With people stuck in their homes and staying away from retail, marketing departments are avoiding failures by adapting their messages to the times.
Email marketing is a fundamental tool for associations and other organizations. It’s even more important now, as many other marketing routes have been pushed aside amid the coronavirus crisis.
The adjustment can be awkward, and some are struggling with it. But others have risen to the challenge and seen their messaging shine during a strange time. A few examples of what that might look like:
Writing personal letters to customers. Campaign Monitor notes that many organizations, from tech startups to food companies to retailers, have sent messages describing changes to their business operations in response to the crisis. Some messages come from CEOs and other high-profile leaders, assuring customers that the company is there to help. One example cited by Forbes is from the investing firm Charles Schwab: “With so much uncertainty in the financial markets and concerns about COVID-19, investing for the future may seem more complicated than ever,” the letter stated. “Please know that every one of us at Schwab is committed to helping you meet your long-term investing goals.”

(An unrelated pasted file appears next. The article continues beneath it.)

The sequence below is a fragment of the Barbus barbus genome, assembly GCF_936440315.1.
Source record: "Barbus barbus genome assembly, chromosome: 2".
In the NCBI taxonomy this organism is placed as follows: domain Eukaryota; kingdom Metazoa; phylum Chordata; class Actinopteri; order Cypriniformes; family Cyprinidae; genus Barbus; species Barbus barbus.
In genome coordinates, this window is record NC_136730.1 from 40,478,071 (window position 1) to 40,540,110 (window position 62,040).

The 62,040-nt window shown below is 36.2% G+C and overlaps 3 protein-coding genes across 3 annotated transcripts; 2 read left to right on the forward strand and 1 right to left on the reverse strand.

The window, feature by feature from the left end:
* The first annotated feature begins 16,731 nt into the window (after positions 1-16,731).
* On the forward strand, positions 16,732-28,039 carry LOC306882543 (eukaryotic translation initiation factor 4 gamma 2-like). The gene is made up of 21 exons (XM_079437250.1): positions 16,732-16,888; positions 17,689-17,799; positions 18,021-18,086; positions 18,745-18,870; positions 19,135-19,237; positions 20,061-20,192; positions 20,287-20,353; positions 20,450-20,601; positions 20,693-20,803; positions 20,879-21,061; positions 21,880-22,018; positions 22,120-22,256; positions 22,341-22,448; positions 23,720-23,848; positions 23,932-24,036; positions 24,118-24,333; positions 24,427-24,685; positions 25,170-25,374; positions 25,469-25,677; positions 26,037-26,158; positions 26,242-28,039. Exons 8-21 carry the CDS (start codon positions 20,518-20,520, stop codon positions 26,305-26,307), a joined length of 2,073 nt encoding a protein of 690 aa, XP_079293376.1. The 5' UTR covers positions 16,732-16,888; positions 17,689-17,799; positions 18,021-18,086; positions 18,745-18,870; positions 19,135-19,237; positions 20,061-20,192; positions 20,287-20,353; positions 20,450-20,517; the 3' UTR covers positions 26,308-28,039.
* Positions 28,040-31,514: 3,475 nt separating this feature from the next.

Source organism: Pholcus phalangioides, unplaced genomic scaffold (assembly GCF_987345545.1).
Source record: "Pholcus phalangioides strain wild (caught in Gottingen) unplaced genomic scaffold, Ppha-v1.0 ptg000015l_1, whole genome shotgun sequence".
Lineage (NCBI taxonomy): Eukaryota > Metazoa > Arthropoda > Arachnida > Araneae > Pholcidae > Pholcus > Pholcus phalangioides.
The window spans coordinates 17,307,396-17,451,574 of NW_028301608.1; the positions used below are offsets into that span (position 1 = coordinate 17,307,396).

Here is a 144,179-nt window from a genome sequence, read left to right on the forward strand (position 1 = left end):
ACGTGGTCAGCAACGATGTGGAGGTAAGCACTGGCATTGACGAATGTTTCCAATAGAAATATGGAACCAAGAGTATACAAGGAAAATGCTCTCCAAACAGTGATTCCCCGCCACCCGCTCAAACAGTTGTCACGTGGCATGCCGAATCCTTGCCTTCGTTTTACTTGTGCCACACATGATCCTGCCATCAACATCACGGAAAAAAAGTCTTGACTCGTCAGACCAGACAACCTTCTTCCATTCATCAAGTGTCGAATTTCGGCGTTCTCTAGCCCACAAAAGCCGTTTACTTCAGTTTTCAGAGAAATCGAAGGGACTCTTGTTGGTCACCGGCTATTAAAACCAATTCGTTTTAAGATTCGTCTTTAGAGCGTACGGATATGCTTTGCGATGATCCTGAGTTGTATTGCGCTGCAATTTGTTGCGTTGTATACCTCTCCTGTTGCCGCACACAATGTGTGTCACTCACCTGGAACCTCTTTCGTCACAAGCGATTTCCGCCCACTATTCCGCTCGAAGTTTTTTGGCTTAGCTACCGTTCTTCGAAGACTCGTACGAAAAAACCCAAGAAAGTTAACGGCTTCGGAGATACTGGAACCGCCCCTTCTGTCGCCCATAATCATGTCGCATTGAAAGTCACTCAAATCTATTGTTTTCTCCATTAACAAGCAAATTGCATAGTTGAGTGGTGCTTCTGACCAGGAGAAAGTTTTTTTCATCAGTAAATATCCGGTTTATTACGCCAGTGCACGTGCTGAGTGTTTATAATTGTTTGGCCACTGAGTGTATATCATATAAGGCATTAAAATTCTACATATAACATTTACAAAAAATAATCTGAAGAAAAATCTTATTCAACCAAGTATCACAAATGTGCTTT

(via Campaign Monitor)
Highlighting examples of social distancing. Many firms are reinforcing the importance of social distancing. Walgreens, for example, created a message with engaging graphics to communicate that health, cleaning, and grocery items are available through its drive-thrus. “It’s been encouraging to see how companies accommodate social distancing guidelines while also facilitating purchases,” Campaign Monitor’s Jared Evers wrote in a post on its blog. A few other good examples can be seen on the site Really Good Emails.
(via Campaign Monitor)
Offering relevant suggestions. Many companies are selling products or offering services that are specifically useful now, given that everyone is stuck at home. Apple, for example, highlighted software offerings that support in-home learning, exercise, meditation, and video chat. Lowe’s, meanwhile, suggested products useful for doing craft projects with the family.
Sending fewer, but more impactful, messages. Email marketers are shifting their campaign strategies to send fewer messages overall, says the email marketing firm Yes Marketing, which reported that from March 1 to March 26, email sends declined by 56 percent. “This is a starting point as to the impact that COVID-19/Coronavirus has had on the email industry,” the firm’s senior analyst, Kris Sakaluk, said in comments to Email Insider. The firm noted that open rates overall are down—except for coronavirus-related messages, which are slightly up. A separate study from the firm Validity found that 1 in 15 messages sent now mentions COVID-19.